Friday, September 1, 2017

"A Pictorial Guide to the Monarch Butterfly Migration over the Southernmost Blue Ridge Parkway" is REALLY ALMOST HERE!

click to enlarge
I bet you've never seen a monarch butterfly larva like this.  Nor has anyone else. It's a caterpillar of the Io Moth (Automeris io) that I found munching away yesterday in my corn patch.  Like the saddleback larvae, this guy bears toxic, painful, stinging spikes. He's about 2.5 inches long.  

The monarch book is still "in production", meaning that I had a three day delay in completion this week due to a strange "corruption" in one of my photographs. It took that long to get a specific diagnosis. I fixed the problem on Wednesday, 8-30, and had printed proofs by this afternoon, a Friday.  But the proofs weren't perfect.  In fact I had forgotten to submit the updated file of the cover, and as always I found some things in the interior that needed fixing or improving.  The short of it is, I missed my self-imposed September 1 publishing deadline.  It takes 24 hours for the printer to review the new files. Now I have to decide if I take a chance and publish tomorrow without having had eyes on a real final, final book.  It might be just fine.  Otherwise it will take another two or three days to get another proof in hand.  I have press releases ready.  A few vendors may be ready to order.  For now I'll get the book's web page set up at  The migration is still a week or two away from North Carolina, so the book won't be late.  The peak should be here the last week of September, so we are still in good shape.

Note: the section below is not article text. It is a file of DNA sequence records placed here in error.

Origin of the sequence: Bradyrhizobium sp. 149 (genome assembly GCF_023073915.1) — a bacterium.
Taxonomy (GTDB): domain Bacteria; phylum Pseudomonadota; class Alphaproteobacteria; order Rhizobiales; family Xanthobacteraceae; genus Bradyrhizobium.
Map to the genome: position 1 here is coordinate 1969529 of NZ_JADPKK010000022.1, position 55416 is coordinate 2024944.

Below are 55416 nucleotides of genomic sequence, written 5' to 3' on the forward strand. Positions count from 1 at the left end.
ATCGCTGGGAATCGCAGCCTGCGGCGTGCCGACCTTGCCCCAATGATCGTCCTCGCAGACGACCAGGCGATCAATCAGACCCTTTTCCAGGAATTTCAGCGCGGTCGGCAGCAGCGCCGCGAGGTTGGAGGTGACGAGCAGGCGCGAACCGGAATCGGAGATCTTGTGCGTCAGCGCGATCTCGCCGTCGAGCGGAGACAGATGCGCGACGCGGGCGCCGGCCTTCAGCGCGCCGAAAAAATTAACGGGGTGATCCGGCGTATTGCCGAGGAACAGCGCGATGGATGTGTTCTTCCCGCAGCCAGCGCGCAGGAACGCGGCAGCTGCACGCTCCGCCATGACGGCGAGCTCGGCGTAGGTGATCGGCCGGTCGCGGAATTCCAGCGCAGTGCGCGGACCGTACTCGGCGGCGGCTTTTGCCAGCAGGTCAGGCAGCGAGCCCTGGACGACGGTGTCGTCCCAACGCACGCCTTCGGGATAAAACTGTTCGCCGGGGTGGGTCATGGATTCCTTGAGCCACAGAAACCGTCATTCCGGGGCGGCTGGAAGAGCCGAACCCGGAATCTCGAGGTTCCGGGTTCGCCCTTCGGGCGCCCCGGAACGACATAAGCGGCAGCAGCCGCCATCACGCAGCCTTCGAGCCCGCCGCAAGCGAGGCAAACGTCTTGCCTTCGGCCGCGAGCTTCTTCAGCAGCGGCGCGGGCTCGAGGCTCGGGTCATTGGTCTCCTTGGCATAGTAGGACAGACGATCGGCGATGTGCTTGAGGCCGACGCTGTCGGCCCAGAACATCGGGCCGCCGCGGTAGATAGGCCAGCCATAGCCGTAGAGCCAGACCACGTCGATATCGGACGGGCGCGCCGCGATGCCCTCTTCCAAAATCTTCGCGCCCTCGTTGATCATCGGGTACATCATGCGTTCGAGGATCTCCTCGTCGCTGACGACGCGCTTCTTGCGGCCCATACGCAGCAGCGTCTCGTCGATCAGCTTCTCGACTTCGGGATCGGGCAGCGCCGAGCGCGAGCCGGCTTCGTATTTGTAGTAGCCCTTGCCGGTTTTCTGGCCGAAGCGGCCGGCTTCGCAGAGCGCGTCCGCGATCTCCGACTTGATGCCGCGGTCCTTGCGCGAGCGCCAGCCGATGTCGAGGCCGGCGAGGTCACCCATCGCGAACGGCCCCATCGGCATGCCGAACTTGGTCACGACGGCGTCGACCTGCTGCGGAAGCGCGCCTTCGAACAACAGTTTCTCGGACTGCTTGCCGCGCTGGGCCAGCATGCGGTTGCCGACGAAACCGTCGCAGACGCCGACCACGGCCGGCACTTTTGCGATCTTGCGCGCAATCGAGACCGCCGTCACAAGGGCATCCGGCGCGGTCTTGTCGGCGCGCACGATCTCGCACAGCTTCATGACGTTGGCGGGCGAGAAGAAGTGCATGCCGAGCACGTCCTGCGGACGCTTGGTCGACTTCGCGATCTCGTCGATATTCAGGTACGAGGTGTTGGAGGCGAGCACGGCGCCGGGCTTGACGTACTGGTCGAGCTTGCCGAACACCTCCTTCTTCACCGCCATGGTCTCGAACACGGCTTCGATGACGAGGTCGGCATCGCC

Great news: A U.S. Park Service Interpretive Ranger has offered to help me at my book table at the NC Arboretum's Monarch Day on Saturday, September 23, if she is free that day.  That will be fun.  She's been doing educational presentations on the monarch for about two years now.

Here's a profile our handsome fellow:

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